“When Big Trees Fall” by Peter Herley, Nikki Millonzi and Judy Schneider, on view beginning March 1 at Cafe Nomad in Norway. Photos courtesy of the artists

Some friends finish each other’s sentences. These three finish each other’s art.

Throughout the month of March, Peter Herley, Nikki Millonzi and Judy Schneider – all friends and neighbors from Norway – will exhibit paintings they made collaboratively while working safely apart, alone in their studios. They will show the work in the Community Gallery at Café Nomad in Norway.

Each artist began by starting a painting on a 12-by-12 panel, then shared the incomplete work with another artist, who added to it for a few weeks, then passed it on again. They exchanged art back and forth until they settled on a dozen finished pieces.

“It Is Only with the Heart,” a piece made collectively by Peter Herley, Nikki Millonzi and Judy Schneider.

The art-making process and resulting exhibition, which they have titled “We Three,” were not intended to combat the isolation of the pandemic, but that is precisely what happened, Millonzi said. “At first, I thought it came out of nowhere, but now I see it probably was a response to the need to create connections when connections had dried up. The spark was lit by a need to create dialogue with other artists and friends,” she said.

There were no rules, other than there had to be “some bit” of each artist in each finished piece, Herley said. And they all had to agree each piece was done.

“There was no apprehension,” he said. “I wasn’t worried about interpreting. I was just trying to to add to what they were doing, to enhance.”


Schneider called the process “liberating” because it didn’t involve ego. “I could just use Peter’s color palette, which are colors I would never think of using.” But it wasn’t ever easy. “You have to be polite. You are working on someone else’s process. You don’t want to insult them or make changes,” she said. “To be able to have that conversation and try to find how I fit into their processes was really interesting.”

“Hungarian Wolves”

All three have all shown their artwork together, and in combinations of two. But their styles and approaches are different, in technique and aesthetic. Schneider identifies as a landscape artist. Herley’s work tends to be more political. Millonzi sometimes takes a spiritual approach.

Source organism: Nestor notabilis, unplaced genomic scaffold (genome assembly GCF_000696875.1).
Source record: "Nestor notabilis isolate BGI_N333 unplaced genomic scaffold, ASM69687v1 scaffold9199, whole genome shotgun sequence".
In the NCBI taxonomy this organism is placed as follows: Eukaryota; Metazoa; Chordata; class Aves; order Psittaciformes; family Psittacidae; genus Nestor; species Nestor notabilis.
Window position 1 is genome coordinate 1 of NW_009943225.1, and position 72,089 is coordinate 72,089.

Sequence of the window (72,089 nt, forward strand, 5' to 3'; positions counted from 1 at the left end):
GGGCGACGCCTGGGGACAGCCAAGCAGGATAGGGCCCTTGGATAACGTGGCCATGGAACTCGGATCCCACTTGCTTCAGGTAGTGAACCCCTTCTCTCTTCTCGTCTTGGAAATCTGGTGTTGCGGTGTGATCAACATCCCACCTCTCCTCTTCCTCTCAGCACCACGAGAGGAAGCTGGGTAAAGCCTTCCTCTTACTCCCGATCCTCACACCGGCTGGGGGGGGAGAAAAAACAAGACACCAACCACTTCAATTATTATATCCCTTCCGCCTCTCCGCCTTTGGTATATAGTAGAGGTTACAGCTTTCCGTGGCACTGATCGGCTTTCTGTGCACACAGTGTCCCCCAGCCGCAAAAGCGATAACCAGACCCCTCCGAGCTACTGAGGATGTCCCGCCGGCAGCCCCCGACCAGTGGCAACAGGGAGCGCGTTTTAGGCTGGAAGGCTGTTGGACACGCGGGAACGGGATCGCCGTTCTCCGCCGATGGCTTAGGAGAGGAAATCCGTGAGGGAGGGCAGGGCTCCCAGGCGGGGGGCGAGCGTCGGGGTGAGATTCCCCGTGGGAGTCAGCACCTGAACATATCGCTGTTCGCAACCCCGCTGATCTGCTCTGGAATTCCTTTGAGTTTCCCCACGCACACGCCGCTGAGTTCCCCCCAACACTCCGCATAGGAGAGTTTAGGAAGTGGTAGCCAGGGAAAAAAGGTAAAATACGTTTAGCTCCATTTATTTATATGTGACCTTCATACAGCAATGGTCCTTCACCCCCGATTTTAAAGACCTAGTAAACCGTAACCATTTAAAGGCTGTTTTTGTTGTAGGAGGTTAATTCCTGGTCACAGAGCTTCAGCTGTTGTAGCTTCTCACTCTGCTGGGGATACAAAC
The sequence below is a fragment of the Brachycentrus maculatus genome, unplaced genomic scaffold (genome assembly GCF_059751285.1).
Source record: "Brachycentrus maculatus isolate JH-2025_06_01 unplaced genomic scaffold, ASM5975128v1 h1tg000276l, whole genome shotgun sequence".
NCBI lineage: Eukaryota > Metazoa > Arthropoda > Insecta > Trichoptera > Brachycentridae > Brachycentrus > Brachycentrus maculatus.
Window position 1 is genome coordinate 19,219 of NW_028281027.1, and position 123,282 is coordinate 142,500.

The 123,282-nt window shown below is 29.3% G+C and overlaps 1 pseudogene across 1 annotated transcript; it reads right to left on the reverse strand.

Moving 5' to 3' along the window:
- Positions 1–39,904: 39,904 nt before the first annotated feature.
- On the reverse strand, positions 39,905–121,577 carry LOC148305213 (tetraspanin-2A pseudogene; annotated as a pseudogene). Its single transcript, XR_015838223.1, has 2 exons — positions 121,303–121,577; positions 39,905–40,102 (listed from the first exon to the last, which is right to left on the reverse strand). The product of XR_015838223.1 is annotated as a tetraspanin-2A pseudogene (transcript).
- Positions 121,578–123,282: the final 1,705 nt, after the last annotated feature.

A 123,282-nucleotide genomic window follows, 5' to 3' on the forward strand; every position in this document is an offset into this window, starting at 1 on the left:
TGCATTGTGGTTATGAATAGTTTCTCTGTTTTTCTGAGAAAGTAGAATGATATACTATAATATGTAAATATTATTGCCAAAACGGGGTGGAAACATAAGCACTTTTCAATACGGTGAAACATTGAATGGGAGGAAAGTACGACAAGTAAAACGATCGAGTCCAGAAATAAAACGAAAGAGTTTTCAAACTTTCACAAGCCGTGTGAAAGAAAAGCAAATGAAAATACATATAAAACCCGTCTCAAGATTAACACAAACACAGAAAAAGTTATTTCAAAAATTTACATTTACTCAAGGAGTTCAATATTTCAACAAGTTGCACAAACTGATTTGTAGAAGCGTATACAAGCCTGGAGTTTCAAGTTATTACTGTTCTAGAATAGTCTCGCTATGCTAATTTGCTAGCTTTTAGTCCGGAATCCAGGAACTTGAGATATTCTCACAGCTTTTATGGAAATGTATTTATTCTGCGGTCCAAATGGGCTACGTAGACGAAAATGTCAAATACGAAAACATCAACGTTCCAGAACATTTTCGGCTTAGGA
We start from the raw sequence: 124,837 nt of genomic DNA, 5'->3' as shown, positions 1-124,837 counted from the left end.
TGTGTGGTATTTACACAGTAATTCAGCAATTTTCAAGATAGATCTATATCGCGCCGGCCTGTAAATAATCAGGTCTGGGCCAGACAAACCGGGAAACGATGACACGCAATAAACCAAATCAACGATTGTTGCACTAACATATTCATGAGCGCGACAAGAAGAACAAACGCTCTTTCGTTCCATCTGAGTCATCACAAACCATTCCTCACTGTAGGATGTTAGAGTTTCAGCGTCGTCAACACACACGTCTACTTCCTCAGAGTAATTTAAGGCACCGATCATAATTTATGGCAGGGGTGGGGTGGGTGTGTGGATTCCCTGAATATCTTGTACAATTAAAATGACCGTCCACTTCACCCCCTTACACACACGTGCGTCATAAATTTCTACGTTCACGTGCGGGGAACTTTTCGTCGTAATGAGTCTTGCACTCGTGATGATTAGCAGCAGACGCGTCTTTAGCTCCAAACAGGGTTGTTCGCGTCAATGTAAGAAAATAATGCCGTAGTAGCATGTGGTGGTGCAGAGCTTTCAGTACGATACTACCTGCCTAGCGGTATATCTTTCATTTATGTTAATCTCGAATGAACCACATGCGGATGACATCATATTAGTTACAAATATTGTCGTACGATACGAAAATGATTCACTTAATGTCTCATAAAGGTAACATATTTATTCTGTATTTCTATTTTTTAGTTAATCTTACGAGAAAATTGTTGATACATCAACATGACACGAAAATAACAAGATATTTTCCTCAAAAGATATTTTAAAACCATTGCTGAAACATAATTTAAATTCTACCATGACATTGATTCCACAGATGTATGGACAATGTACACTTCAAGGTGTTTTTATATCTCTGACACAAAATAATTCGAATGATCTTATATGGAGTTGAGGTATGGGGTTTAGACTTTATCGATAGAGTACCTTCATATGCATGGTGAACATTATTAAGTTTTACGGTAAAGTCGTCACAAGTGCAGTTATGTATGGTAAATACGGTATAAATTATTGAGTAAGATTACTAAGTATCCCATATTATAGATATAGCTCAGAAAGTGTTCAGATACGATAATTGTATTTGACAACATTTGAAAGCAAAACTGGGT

Looking at the dozen paintings in “We Three,” the body of work together feels cohesive, as if all the art was made by a single entity. In a sense, it was – a collective mind of three. “There was no ownership. They are all everybody’s,” Millonzi said.

At the time Millonzi began the project, she joined a writing group and “started humbly writing.” She incorporated some of her written lines into the visual artwork, scratching words into the texture and adding blocks of texts. In honor of Ruth Bader Ginsburg, she wrote, “When big trees fall.” When Schneider got the piece, she added elements that evoked trees. Things hidden in layers in early versions came to the surface as the art made the rounds.

The artists will hang photos of the pieces in process, next to the finished work, so people can see how each artist added to and sometimes substracted from what came before.

“Day and Night”

Millonzi said the project has forced her to think about some of her core art philosophies. “It has made me ask myself, ‘Why do I create art?’ I like it, it’s fun. I love colors and shapes and forms and how they go together, but another reason I do it is because making art shows me aspects of myself that I don’t usually see, or can’t see,” she said. “In thinking about this process, it is helping me see some things. I am learning about myself through this process.”

Schneider sees a lot of hope in this project and in the idea of friends helping each other for the greater good. The trio showed their own work together in the spring, during the early months of the pandemic, and much of it was dark. The new work is brighter.

“I hope this brings people joy,” she said.

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